Editor's Rating

Rewarding, melodic, granular, many-layered, exploratory, synaesthesic, encompassing; if IDM has any place in your firmament, the Earth EP is an essential purchase

8.8
MESH

IN FORMER times, he’s what you would call a renaissance man, a polymath, Max Cooper: active and proficient in so many fields of creativity and science; jack of all trades, oh; master of them, too.

A childhood dalliance with the violin proved a false dawn; instead he pursued biology and was awarded a PhD in computational biology. No slouch, he. 

But music drew him back, and a slew of early, minimal singles for labels such as Traum Schallplatten and Fields from 2007 on engaged the brain and the head; they had that real Berlin insistence on the primacy of the beat, but other textures skittering and playing in the shadows.

He kept his tinder dry for his first album, it following some seven years and 20 or so 12”s into his sonic peregrinations. And he really opened it out on this work, Human, with an ear for what crunches the dancefloor set alongside deeper piano pieces, collaborations with Canadian sonic explorers Braids

Since then his body of work has been almost like a Mandelbrot set: spiralling ever out, searching, curious, adept, finessing. 

Take for instance the first track on his new Earth EP, which is set for release on August 27th. 

“Swarm” scored a short film by the McGloughlin brothers, fascinating visual documenters, and it really did score it; it was spliced and fused into every fast-cut, every beat triggered and informed by a shift in the imagery of the human swarm. 

We ran the rule over the track and the film a few weeks back here – you can watch the film, too – and said: “It comes in on a fizz of glitch before ringing into a gamelan-like trill of bells. There’s a bass drum, which invents itself mid-bar, for safe rhythmic haven. And it builds and weaves and swoops and becomes this complex, irresistible thing: real proper head listening. 

“And it has an accompanying short film – drawing on a tradition featuring people such as Philip Glass and Edward Burtynsky, [which] lofts us through mountains and scapes and also the quickly saccading patterns and streets and housing estates – our hives, where we swarm.”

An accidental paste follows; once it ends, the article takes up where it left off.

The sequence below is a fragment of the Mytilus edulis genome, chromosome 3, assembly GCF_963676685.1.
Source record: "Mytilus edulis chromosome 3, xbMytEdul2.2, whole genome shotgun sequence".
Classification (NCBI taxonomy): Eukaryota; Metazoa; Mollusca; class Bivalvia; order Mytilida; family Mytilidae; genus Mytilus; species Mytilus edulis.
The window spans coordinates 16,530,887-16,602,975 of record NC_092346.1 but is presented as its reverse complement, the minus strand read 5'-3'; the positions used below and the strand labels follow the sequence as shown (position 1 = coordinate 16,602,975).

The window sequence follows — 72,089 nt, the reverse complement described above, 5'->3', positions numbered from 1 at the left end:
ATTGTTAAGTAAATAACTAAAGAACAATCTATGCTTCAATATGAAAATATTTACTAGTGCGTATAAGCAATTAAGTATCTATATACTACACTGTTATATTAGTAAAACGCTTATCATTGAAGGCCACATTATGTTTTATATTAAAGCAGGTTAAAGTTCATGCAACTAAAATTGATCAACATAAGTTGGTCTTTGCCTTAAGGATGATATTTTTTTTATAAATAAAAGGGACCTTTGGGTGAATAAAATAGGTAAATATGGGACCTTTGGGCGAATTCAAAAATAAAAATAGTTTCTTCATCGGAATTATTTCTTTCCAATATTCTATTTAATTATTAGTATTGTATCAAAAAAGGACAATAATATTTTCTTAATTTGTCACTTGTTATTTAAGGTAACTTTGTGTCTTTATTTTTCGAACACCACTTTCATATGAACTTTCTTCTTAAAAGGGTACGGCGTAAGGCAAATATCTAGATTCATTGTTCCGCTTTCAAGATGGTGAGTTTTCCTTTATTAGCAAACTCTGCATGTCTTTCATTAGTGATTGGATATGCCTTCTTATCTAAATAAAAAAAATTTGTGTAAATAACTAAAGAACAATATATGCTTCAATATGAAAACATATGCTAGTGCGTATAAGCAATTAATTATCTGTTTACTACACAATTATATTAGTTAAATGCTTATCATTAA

Max is on record as saying: “I want to communicate something strong. I want to make an impact on people. And if something is fruitful, I am keen to learn. It’s all a matter of trying as much as possible.”

The EP’s second cut “Reflect” is just that, at least to begin with: a quieter moment, powering along on a staccato, shimmering keyboard figure; there’s a melancholia, a contemplation through a misted window maybe. As it unfolds, and if there’s one thing that Max’s work does with brilliance, it’s unfolding, there’s layer upon layer of nourishing glitch production sat in behind, offering grain. The keyboard figure builds, moves forward to crescendo, but at a leisurely pace; there’s clicks and zips and the suggestions of other sonic paths to follow. Before you know it, you’re inside, under that melody, looking back up.

“Spike” sets out a stall to get the bones in rhythm. A distant kickdrum makes the fingers, the shoulders, the neck, flex. That percussive hypnotism established, your fleshly avatar seduced, Max again builds in these layers. The main filtering melodic chop is pleasingly cyborg: every beat carrying a different tonality, lighting a different neural path. Really, there’s no rush to get there; every beat, every bar is a journey. Again, maestro.

“Surge” blears into view, mists smoking to reveal a glitchscape and processed voices. Electronics stretch and collide and clatter like a yacht harbour in high winds … manmade, you can detect, but subject to external pressures. The melody never lets fall its delicate cargo, but it is washed and buffeted under an ever- and increasingly expansive patina of small clicks, strikings, resonances and snaps. It breaks down, partially resurges, concludes. 

The whole EP clocks in at what? Something like 24 minutes. But there’s whole other aural ecosystems in here. It feels like it should’ve been, must’ve been longer, the time you spent in there, the amount of depth and perception and beautiful microsounds you’ve experienced. 

Rewarding, melodic, granular, many-layered, exploratory, synaesthesic, encompassing; if IDM has any place in your firmament, the Earth EP is an essential purchase.

Max Cooper’s Earth EP will be released on digital and vinyl formats on August 27th and is available to pre-order at his Bandcamp here, where you can also find a strictly limited run of accompanying leaf-skeleton prints tying in with each track. Remember what I said? A renaissance man …